EducationA historical overview of cannabis legality in the UK

A historical overview of cannabis legality in the UK

6 min read

Kerry Charron

A historical overview of cannabis legality in the UK

Cannabis (and hemp) cultivation and use have undergone eras of both prosperity and restriction in the United Kingdom. It was cultivated for centuries throughout the UK, and at times the monarchy even mandated hemp production. Hemp fibre was used to make ship sails and other heavy-strength fabrics. 

The plant’s main use was industrial, but medical cannabis administration and recreational use were also common. However, cannabis became stigmatized and prohibited beginning in the early 1900s. It is just beginning to gain more acceptance and formal acknowledgement of its potential therapeutic uses following the 2018 legalisation of medical cannabis and fewer restrictions on medical research.

Contents

A brief overview of cannabis and its historical use in the UK

Cannabis was often used for medicinal and recreational uses up until the 1928 Drugs Act. This legislative act made cannabis cultivation and use illegal. Cannabis is classified under the Misuse of Drugs Act of 1971 as a Class B drug. Under this act, Class A substances are classified as the most harmful and Class C as the least. 

In 2004, the United Kingdom classified cannabis as a Class C drug with less severe penalties, but it was changed back to Class B in 2009. This law stipulates that the penalty for cannabis possession or any Class B substance can be a prison sentence of up to 5 years. Illegal cultivation and sales of cannabis can result in up to 14 years in prison. Both cultivation and possession can come with significant fines.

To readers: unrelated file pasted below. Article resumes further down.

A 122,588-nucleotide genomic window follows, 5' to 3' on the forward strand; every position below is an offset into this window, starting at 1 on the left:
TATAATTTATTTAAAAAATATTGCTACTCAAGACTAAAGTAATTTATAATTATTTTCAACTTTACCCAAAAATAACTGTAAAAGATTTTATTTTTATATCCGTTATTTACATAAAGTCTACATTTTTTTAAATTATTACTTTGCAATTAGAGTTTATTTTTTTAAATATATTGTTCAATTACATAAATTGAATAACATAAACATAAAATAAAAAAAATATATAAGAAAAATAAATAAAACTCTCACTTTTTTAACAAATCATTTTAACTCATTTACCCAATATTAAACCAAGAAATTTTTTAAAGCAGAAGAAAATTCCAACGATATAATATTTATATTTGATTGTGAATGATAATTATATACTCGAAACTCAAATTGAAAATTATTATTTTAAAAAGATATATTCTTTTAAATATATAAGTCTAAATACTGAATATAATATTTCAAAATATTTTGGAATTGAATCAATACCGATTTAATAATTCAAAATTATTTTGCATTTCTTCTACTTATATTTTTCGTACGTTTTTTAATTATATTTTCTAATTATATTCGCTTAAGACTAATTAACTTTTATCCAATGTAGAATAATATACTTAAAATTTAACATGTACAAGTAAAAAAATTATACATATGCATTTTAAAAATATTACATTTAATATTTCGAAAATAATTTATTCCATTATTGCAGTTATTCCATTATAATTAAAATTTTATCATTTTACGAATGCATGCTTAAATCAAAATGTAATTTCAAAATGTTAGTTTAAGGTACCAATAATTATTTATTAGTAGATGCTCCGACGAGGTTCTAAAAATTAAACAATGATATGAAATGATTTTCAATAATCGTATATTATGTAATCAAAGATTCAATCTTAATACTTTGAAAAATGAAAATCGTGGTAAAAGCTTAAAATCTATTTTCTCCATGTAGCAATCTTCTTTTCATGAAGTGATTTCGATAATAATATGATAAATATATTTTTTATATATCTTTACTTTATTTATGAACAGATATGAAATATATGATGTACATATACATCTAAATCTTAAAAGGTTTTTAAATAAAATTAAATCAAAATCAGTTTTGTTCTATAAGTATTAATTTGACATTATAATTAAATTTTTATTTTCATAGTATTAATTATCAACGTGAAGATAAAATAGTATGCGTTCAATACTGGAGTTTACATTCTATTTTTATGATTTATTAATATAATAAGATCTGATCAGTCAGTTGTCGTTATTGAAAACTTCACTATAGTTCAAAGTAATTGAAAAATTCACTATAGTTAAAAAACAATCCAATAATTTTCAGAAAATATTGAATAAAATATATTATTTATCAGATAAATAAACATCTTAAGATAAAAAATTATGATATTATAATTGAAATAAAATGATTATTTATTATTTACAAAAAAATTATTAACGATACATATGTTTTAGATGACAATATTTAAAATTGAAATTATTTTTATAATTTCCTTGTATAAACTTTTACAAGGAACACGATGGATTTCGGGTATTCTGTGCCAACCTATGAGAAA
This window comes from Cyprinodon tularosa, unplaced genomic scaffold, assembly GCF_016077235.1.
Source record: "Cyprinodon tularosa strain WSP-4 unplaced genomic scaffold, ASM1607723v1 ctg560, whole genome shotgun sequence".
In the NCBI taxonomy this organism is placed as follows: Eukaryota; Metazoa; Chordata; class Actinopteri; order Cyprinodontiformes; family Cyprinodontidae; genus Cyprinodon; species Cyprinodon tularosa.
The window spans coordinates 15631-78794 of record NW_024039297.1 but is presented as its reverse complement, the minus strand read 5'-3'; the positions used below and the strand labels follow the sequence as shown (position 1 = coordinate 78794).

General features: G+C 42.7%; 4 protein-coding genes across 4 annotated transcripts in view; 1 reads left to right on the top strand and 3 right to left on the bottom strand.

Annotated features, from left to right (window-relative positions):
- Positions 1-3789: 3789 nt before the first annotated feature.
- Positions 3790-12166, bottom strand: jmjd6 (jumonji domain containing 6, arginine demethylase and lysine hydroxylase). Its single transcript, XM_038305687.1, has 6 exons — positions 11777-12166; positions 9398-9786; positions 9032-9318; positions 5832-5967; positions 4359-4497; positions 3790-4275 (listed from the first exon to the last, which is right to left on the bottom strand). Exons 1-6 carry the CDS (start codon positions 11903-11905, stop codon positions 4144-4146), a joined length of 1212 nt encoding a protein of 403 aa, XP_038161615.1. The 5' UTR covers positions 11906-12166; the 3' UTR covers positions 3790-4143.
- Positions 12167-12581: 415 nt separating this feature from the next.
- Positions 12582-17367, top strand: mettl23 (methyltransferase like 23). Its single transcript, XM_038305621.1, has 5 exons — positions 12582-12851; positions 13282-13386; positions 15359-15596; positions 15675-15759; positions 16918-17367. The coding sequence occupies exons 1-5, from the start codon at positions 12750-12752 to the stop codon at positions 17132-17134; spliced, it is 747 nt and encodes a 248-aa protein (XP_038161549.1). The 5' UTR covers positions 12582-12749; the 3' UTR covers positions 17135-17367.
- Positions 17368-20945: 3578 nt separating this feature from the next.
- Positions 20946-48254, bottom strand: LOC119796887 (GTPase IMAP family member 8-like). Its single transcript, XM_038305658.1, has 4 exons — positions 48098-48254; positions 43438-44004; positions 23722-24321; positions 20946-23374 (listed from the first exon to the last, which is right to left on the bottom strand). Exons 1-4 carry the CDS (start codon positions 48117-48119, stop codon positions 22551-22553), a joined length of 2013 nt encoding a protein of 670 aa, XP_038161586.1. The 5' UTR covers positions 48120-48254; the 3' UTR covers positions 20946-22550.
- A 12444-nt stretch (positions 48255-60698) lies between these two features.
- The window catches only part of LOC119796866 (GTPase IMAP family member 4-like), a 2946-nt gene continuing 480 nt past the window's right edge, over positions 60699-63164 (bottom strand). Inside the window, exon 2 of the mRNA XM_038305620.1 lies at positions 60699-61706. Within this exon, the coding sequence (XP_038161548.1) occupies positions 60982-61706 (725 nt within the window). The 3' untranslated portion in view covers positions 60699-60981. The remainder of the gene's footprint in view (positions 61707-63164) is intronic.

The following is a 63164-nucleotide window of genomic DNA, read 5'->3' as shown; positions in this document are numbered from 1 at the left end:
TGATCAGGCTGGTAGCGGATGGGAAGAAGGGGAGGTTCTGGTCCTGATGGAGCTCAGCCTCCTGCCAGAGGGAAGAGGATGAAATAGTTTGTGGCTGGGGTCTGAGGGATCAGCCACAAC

Medical cannabis was legalized in 2018. As the medical cannabis program grows, doctors and patients are calling for increased guidance from the National Institute for Health and Care Excellence (NICE) and the National Health Service (NHS).

Many younger UK citizens are in favour of cannabis legalisation, but (and this is purely in general) older citizens tend to support criminalization. About 38% of people aged 25–49 years old support the legalisation of cannabis, but this percentage of support drops in the aged 50 and over groups.

Cannabis legalisation

Cannabis use and hemp production were subject to less regulation in past centuries. Some would say the legislative pendulum swung from a tolerant approach in earlier times to a prohibitive stance in the 20th century. Then the pendulum began to swing back to a more tolerant stance in the last century, specifically the past few decades. 

For example, Queen Elizabeth mandated that farmers with 60 acres or more must grow hemp or pay a fine in 1563. In the 1600s, England increased efforts to grow fibre hemp. By the 1800s, cannabis was commonly used to treat pain, nausea, insomnia, and neurological disorders. However, it was banned in the early part of the 1900s and is only now becoming more accepted.

Early Regulation of Cannabis in the UK

Pivotal regulatory events in UK history created a climate that began to constrain the unregulated medicinal and recreational cannabis use of the 1800s. The Dangerous Drugs Act of 1920 restricted the sales, possession, and use of drugs opium, heroin, and cocaine. Cannabis was not included in this bill, because policymakers did not consider it dangerous at this time. Even though this Act did not target cannabis, many believe the policy was an indicator of an emerging broader effort to control and restrict all drugs.

Only a few years later, the Dangerous Drugs Act of 1928 would restrict cannabis production, sales, and use.

Changing attitudes towards cannabis in the UK

With the increasing body of research indicating medicinal cannabis’s effectiveness in safely and effectively treating a range of symptoms, people have adopted more favourable views of cannabis use.

This way of thinking truly started creating a groundswell of support back in the mid-60s, when the ‘Summer of Love’ saw people in England, America and elsewhere turning to cannabis for a more spiritual, holistic approach to life.